15 December 2016

Moving, Northern Lights, and Other Assorted Awesomeness

After finishing Niece Egg's quilt, I had two more quilts to work on pretty much immediately. This post will be about one of those. I found out that one of my friends, who we'll call M, was pregnant over the summer of 2015. I didn't know M too well but she was married to a friend from college and seemed really nice. Her husband worked with mine and they rode the bus to work together an hour each way, plus her husband loves playing board games and so do hubby and I. We found out about M's pregnancy after we announced our pregnancy to her and her husband - M and I were due 2.5 weeks apart.

M and I started spending a lot more time together. We commiserated about the unglamorous aspects of growing a tiny human, about living continents away from our families, and about our fears and insecurities about becoming parents. M was born and raised in Finland and married our friend, who's an American citizen. As we were all struggling to pick names for our fast-approaching tiny humans we joked that one American way to name a baby seemed to be to find a random word in a foreign language that you think is pretty and use it, regardless of the meaning. We decided to call their daughter Potato; it actually does sound pretty in Finnish - Peruna.

Since M was missing Finland, I wanted to do something with the quilt to remind her of it. M is a very conservative dresser compared to a lot of Americans with respect to color. I don't think I saw her wear anything that wasn't black/white/gray/navy/tan until she had to buy a pair of new sneakers to fit her feet as they grew a bit with her pregnancy and the only ones that fit her and were comfortable had pink stripes on the sides. This is where it got really hard.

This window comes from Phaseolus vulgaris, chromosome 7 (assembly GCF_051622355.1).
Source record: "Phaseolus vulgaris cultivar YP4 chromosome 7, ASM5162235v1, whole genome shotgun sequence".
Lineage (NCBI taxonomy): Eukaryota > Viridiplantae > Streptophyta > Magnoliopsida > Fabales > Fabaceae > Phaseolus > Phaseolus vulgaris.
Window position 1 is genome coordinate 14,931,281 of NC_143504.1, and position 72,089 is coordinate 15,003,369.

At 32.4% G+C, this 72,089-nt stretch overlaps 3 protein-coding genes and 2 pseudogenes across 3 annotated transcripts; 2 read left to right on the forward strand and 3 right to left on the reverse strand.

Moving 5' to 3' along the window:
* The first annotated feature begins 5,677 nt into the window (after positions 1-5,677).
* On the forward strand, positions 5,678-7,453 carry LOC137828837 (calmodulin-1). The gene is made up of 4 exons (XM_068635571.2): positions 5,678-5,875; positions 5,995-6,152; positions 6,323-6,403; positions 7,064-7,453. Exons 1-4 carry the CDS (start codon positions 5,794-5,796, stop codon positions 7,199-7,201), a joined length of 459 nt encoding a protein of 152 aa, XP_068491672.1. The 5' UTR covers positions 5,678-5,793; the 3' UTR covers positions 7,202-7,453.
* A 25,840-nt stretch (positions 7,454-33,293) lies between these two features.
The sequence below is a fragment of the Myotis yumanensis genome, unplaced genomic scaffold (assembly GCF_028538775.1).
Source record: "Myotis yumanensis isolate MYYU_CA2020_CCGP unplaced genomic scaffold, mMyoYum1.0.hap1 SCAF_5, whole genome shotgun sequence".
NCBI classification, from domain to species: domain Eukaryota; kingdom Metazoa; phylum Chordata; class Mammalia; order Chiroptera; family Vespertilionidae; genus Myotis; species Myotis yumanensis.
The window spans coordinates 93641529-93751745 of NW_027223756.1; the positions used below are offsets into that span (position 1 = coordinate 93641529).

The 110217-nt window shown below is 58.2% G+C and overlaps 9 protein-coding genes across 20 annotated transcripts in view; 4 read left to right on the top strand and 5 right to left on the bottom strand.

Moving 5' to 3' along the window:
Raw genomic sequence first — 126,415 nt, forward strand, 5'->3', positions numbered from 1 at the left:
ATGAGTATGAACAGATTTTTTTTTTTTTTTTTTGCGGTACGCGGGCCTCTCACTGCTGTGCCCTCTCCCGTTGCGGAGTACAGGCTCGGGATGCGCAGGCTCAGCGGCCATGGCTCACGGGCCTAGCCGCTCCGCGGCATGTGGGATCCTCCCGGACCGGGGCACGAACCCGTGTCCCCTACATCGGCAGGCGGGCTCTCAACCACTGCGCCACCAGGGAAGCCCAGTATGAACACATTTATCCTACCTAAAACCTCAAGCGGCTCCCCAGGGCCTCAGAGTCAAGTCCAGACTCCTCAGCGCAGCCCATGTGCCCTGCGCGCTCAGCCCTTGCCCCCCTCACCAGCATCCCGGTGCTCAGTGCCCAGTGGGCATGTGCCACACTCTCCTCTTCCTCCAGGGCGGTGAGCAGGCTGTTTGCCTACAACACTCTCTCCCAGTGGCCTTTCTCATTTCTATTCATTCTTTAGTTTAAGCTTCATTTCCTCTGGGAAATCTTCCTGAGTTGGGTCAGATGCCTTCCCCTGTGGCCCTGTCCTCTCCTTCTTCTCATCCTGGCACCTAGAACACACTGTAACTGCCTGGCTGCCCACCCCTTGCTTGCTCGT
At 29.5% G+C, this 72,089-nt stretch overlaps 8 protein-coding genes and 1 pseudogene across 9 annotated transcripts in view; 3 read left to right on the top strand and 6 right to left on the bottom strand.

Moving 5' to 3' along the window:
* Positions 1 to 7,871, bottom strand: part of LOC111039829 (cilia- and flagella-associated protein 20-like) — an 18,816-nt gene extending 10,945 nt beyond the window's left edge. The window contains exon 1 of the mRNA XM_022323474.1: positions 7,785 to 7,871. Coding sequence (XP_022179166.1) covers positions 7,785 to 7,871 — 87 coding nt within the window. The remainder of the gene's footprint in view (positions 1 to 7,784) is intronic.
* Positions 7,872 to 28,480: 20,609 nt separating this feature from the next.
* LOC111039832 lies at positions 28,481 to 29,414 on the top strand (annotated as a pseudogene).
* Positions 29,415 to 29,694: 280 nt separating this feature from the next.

I love color. I have never done a super muted quilt, color-wise. But doing my usual colorful quilt would have overwhelmed M and I didn't want to do that. I asked her what color they were generally trying to stick to with little Potato's stuff and she said purple, so that was the one color I let myself use.

I decided to use the Northern Lights as my inspiration for the quilt. A streak of color through an otherwise dark-ish sky would work well for my limited color pallette and would translate pretty well into a quilt. A bargello quilt would work for my intent, but I wanted to go beyond just sewing a bunch of black and white strips into a tube with some purple and seeing how it turned out...I wanted to know how it would look before.

In drawing it out I lost a little of the bargello functionality because every vertical strip wouldn't have every fabric in it, but I wanted the stripe to go like that through the center. I also knew I wanted the colors to be in a gradation - the lightest purple would be in the center of the streak, the darkest next to the black and white fabrics. I also laid out all of my black and whites in dark-to-light order so that the blackest fabric would be next to the dark purple. Basically, I took a bargello quilt and made it harder than it needed to be...but when has that stopped me?

I didn't get any in-progress pictures because I was pedal to the metal to get this quilt done before we moved. I was juggling having my own tiny human with quilting (and the sewing machine being in the room where tiny human slept so I couldn't work on it unless he was awake) and getting ready to move back to the United States.

In the end I messed up and didn't have a good backing fabric for it. I went through everything in my stash and finally decided on a light blue fabric with darker blue ginseng leaves on it, which seemed kind of appropriate since Seoul has ginseng all over the place (unfortunately; they're pretty but the berries smell AWFUL). I also had cut out a helicopter to do my usual label...and it got packed. So I just embroidered my initials and the year on the backing without a helicopter. But still, I'm proud of how the quilt turned out. I tied in Finland and Korea for a present to a little Finnish-American baby born in Korea...and that's a win in my book. Please excuse the terrible quality photos - they were taken with a backup cell phone while standing on a hotel bed. The laundry by the side of the's life. But life or not, hotel room living with an infant or not, I finished the quilt and delivered it before I left the country.